How does antivirus protect itself from malware?

Some types of malware will kill the running processes and since antivirus is just another software like any other why they can't just kill the antivirus process?

I understand that antivirus will scan the malware before it can kill the antivirus process but still it does not guarantee that the malware signature is in the database or that the malicious behavior of malware will be detected right away.

I assume that antivirus software somehow makes itself "closer" to operating system and because of that disables random software from killing its process but would like to know if this is true and how it is achieved.

Same question could be asked for other security systems/software like host-based intrusion detection systems and its agents that run on workstations and send data to server.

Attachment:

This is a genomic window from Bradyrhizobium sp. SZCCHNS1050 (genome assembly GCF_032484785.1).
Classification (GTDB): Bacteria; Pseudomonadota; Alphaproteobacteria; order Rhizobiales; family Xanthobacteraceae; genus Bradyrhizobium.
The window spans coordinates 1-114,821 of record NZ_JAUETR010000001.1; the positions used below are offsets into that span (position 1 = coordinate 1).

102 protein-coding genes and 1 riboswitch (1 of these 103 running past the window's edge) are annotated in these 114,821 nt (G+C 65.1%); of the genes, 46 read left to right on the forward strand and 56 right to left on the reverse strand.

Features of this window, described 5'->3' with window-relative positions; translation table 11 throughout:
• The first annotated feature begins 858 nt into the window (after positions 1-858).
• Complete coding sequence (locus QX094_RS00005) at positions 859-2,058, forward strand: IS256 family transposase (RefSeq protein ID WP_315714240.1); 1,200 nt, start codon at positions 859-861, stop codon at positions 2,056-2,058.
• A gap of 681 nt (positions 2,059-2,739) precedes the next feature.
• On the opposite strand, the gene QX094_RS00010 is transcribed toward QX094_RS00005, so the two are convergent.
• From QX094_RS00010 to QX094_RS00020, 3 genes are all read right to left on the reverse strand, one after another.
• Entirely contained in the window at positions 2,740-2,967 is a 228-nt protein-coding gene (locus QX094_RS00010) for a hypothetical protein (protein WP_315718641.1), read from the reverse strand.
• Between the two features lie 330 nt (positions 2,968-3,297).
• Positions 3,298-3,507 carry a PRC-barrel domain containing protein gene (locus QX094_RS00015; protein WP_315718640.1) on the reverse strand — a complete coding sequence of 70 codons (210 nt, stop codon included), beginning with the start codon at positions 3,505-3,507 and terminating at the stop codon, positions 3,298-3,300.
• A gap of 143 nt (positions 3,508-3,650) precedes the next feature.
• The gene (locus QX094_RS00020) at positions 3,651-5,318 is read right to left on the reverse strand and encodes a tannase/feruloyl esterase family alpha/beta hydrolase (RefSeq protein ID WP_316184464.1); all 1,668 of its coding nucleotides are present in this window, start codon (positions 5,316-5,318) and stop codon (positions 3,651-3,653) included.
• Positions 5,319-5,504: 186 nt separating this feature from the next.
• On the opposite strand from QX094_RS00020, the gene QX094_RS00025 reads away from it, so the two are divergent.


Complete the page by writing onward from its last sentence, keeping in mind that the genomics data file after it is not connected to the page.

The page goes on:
Thank you


1 Answer 1


Usually the antivirus runs at a high privilege level; on Windows systems this will be LOCAL_SYSTEM.

It may also have hooks into operating system functions. This post describes an example which has made itself "unkillable": https://stackoverflow.com/questions/11212945/terminating-a-protected-antivirus-process

Windows offers special protections: https://docs.microsoft.com/en-us/windows/win32/services/protecting-anti-malware-services-

However, none of these are perfect. There have been a couple of cases where malware has directly exploited an antivirus program! e.g. https://cisomag.eccouncil.org/almost-every-antivirus-software-program-can-be-exploited-researchers-say/

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